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’12 budget is passed by House

POSTED: March 16, 2011 4:00 a.m.

March 16, is Crossover Day and Day 30 of our 40-day legislative session. For the remaining 10 days, each body of the general assembly will only consider bills passed by the other body. Before the night is over, the House will have considered close to 100 bills. 

 

The most important legislation passed by the House last week was the FY 2012 Budget.  The legislation will direct state spending from July 1 through June 30, 2012 and totals $18.1 billion in state funds.

 

While state funds have experienced a net increase of 2 percent as a result of improving economic conditions, total spending for FY 2012 has decreased by more than 4 percent due to expiring federal stimulus funds. This puts us per capita below 2001 budget levels.

 

Considering that our population has increased by 18 percent in the same decade, it is clear that some difficult cuts had to be made.

 

In general, we accounted for these reductions by asking state agencies and departments to cut spending by an average of 7 percent, keeping growth expenses in check, and by enacting measures that allow us to reduce service and payment costs. 

 

Education is our state’s highest priority, and we worked to protect our schools from as many budget cuts as possible. The fact that education makes up more than half of Georgia’s budget makes it impossible to make the necessary budget reductions without some cuts to this area. The House was able to soften some of the governor’s recommended cuts. We lowered cuts to direct classroom instruction to just 1 percent and indirect classroom instruction to 4 percent.

 

Additionally, we managed to soften the recommended 10 percent reduction to school nurses to 4 percent.

 

Despite these cuts, we made sure to include funding for differentiated pay for math and science teachers, as well as the innovative “Move on When Ready” initiative, which allows high school juniors and seniors to explore broader graduating options.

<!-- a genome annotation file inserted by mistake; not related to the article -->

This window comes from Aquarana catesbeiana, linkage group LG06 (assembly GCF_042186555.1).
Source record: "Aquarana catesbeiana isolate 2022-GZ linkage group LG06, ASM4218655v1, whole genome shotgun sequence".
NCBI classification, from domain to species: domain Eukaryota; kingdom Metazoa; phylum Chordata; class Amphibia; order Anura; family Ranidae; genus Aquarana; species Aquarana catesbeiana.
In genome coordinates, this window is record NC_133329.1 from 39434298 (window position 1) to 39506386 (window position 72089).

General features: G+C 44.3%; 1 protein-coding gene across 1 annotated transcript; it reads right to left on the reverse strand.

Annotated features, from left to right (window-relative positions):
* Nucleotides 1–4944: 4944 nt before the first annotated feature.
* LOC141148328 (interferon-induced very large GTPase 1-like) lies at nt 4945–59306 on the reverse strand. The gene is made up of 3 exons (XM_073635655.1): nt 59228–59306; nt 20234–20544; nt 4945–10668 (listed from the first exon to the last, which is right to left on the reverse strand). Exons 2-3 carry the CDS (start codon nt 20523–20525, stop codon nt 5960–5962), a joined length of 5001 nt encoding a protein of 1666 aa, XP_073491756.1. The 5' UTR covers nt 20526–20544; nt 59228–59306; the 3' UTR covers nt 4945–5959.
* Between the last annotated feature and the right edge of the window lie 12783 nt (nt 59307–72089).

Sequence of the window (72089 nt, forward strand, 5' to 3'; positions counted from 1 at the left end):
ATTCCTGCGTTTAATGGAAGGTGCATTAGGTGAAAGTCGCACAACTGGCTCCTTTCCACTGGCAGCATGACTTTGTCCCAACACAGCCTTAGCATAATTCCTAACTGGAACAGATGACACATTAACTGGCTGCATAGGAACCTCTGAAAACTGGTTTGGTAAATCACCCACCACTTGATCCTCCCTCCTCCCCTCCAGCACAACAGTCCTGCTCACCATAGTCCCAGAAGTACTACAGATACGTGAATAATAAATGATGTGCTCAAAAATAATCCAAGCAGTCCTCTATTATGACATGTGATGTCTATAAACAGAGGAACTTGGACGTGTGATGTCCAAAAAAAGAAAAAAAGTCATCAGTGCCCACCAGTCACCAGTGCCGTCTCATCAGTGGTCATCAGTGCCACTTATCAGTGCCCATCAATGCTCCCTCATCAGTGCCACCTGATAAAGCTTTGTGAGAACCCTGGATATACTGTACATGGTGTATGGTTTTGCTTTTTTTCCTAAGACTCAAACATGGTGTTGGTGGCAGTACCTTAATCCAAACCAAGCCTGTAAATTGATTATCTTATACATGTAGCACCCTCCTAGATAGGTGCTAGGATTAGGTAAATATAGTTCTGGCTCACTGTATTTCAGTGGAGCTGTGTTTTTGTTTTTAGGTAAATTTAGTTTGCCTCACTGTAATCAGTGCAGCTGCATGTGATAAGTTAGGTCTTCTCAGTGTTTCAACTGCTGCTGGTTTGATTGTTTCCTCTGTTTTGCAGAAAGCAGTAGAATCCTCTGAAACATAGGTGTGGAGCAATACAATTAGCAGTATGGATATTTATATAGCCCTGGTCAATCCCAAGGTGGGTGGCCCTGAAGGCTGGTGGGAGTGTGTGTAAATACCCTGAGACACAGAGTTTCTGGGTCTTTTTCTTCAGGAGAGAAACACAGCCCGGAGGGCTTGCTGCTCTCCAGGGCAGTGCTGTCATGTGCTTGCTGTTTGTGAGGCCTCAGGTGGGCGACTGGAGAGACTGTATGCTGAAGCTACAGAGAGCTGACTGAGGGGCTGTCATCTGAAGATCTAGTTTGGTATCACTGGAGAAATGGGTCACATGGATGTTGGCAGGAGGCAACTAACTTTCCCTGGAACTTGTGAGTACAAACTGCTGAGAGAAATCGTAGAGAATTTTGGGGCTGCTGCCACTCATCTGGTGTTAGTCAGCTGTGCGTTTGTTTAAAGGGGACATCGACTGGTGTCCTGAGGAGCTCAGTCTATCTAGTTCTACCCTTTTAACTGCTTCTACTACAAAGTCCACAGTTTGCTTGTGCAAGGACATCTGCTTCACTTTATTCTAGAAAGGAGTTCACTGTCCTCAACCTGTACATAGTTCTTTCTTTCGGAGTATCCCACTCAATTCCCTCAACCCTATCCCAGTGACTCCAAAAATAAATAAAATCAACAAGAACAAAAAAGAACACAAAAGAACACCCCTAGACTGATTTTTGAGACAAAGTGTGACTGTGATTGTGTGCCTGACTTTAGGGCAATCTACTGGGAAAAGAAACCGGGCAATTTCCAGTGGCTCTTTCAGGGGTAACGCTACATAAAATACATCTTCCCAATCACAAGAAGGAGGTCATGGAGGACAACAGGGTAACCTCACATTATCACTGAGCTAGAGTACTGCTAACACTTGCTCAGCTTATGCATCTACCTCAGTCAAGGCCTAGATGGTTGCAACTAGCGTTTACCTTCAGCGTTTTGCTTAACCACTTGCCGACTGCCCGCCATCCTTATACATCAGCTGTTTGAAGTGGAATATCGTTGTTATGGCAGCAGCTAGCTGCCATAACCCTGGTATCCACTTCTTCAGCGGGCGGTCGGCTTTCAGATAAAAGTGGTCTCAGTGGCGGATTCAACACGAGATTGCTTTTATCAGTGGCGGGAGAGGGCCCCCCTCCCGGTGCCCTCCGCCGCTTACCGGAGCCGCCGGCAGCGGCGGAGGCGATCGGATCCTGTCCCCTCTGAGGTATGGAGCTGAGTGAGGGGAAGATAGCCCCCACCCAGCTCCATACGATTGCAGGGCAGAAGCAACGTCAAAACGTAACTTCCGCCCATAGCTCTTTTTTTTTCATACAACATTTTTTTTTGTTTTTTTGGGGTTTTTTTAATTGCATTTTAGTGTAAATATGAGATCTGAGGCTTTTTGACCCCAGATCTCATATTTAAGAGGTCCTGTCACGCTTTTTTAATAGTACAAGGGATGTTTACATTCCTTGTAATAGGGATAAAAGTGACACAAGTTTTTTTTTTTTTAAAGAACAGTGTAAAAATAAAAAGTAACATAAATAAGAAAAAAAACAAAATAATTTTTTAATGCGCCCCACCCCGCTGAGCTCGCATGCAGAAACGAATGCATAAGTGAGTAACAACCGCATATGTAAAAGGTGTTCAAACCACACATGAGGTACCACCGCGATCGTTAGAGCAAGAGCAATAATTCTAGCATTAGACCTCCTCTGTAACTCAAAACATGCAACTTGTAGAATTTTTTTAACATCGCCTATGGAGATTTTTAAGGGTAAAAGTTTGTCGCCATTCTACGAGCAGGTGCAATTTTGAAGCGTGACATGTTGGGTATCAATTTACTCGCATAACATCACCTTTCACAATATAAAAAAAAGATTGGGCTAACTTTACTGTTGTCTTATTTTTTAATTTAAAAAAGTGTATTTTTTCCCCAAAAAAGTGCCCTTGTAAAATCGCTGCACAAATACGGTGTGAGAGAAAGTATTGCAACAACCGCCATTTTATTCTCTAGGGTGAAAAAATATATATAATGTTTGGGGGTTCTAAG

I am happy to report that we adjusted the pre-K program from the recommended 4-hour day to its current six hours of instruction. This ensures that full nutritional and educational opportunities are available for 86,000 children next year. The cost savings were achieved by reducing the pre-K year from 180 days to 160 days and putting two more children in each classroom. Each classroom has one teacher and one paraprofessional, which ensures a 1:11 teacher to student ratio.

 

HOPE Scholarships and Grants as passed in HB 326 are reflected in the Georgia Student Finance Commission budget. What is noteworthy, however, is that Accel, Engineering, Georgia Military and Public Safety Memorial Grant Scholarships are maintained now with state funds instead of lottery dollars.      

 

Other noteworthy portions of the FY 2012 budget include restored Medicaid funding that allows low-income Georgians access to vision, dental and podiatry services. We also restored funding for Alzheimer’s Respite, Meals on Wheels, and Independent Care Waivers that serve aged, blind and disabled Georgians. 

 

Recently we discovered that Georgia has a $250 million shortfall in the State Health Benefit Plan (SHBP). Through a series of moves, we have been able to cover about $200 million of this shortfall. Unfortunately, $30 million will have to come from increases in employee premiums. As of March 1, the plan covers 694,847 Georgians:  61 percent teachers/K-12, 19.6 percent retirees and 18.4 percent state employees.

 

The second most important piece of legislation considered was agreeing with the Senate’s version of HB 326, the distribution of HOPE Scholarships and Grants. With a nod to our small schools, we agreed that the high school valedictorian and salutatorian would be eligible for the Zell Miller Scholarship without regard to their SAT scores. Students currently receiving HOPE could be classified as Zell Miller Scholars if their GPA is 3.3 or higher.

 

Beginning with students receiving HOPE for the first time on or after July 1, 2011, a student has only seven years in which to utilize the scholarship. 

 

Should a student serve in the military during this period, the time in the military will not count against the seven years.

 

My Saturday morning breakfast with constituents continues on March 19 and April 2 at 8 a.m. at the Wagon Wheel Restaurant in Dahlonega. On March 26 we will meet at 8:30 a.m. at Ryan’s in Dawson County.

 

 

Rep. Amos Amerson can be reached at 401 Capitol Avenue, Atlanta, GA 30334; phone (404) 657-7857; fax (404) 463-2044; e-mail amos.amerson@house.ga.gov. Or contact Gerald Lewy at (706) 344-7788.

 

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